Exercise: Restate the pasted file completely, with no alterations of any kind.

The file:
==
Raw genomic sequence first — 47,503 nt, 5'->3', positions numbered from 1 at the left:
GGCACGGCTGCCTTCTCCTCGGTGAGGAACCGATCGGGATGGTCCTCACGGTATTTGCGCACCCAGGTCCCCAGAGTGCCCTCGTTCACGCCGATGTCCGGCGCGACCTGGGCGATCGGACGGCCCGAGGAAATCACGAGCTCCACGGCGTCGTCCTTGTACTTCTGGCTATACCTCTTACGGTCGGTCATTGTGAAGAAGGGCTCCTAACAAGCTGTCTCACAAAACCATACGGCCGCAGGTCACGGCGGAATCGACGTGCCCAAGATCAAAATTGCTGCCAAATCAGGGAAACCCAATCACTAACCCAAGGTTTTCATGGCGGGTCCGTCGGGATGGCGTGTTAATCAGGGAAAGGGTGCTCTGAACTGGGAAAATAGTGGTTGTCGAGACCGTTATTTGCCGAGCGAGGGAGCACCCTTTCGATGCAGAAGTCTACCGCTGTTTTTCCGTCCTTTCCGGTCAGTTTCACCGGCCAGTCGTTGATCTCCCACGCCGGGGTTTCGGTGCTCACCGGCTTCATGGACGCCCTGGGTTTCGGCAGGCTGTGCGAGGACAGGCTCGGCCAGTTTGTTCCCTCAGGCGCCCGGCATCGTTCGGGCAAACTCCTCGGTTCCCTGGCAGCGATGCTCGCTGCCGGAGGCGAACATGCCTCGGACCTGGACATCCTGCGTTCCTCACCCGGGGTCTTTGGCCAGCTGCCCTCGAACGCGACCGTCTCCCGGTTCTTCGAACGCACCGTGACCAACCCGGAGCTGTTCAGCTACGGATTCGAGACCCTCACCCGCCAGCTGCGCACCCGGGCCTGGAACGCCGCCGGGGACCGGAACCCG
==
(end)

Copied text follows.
Raw genomic sequence first — 47,503 nt, 5'->3', positions numbered from 1 at the left:
GGCACGGCTGCCTTCTCCTCGGTGAGGAACCGATCGGGATGGTCCTCACGGTATTTGCGCACCCAGGTCCCCAGAGTGCCCTCGTTCACGCCGATGTCCGGCGCGACCTGGGCGATCGGACGGCCCGAGGAAATCACGAGCTCCACGGCGTCGTCCTTGTACTTCTGGCTATACCTCTTACGGTCGGTCATTGTGAAGAAGGGCTCCTAACAAGCTGTCTCACAAAACCATACGGCCGCAGGTCACGGCGGAATCGACGTGCCCAAGATCAAAATTGCTGCCAAATCAGGGAAACCCAATCACTAACCCAAGGTTTTCATGGCGGGTCCGTCGGGATGGCGTGTTAATCAGGGAAAGGGTGCTCTGAACTGGGAAAATAGTGGTTGTCGAGACCGTTATTTGCCGAGCGAGGGAGCACCCTTTCGATGCAGAAGTCTACCGCTGTTTTTCCGTCCTTTCCGGTCAGTTTCACCGGCCAGTCGTTGATCTCCCACGCCGGGGTTTCGGTGCTCACCGGCTTCATGGACGCCCTGGGTTTCGGCAGGCTGTGCGAGGACAGGCTCGGCCAGTTTGTTCCCTCAGGCGCCCGGCATCGTTCGGGCAAACTCCTCGGTTCCCTGGCAGCGATGCTCGCTGCCGGAGGCGAACATGCCTCGGACCTGGACATCCTGCGTTCCTCACCCGGGGTCTTTGGCCAGCTGCCCTCGAACGCGACCGTCTCCCGGTTCTTCGAACGCACCGTGACCAACCCGGAGCTGTTCAGCTACGGATTCGAGACCCTCACCCGCCAGCTGCGCACCCGGGCCTGGAACGCCGCCGGGGACCGGAACCCG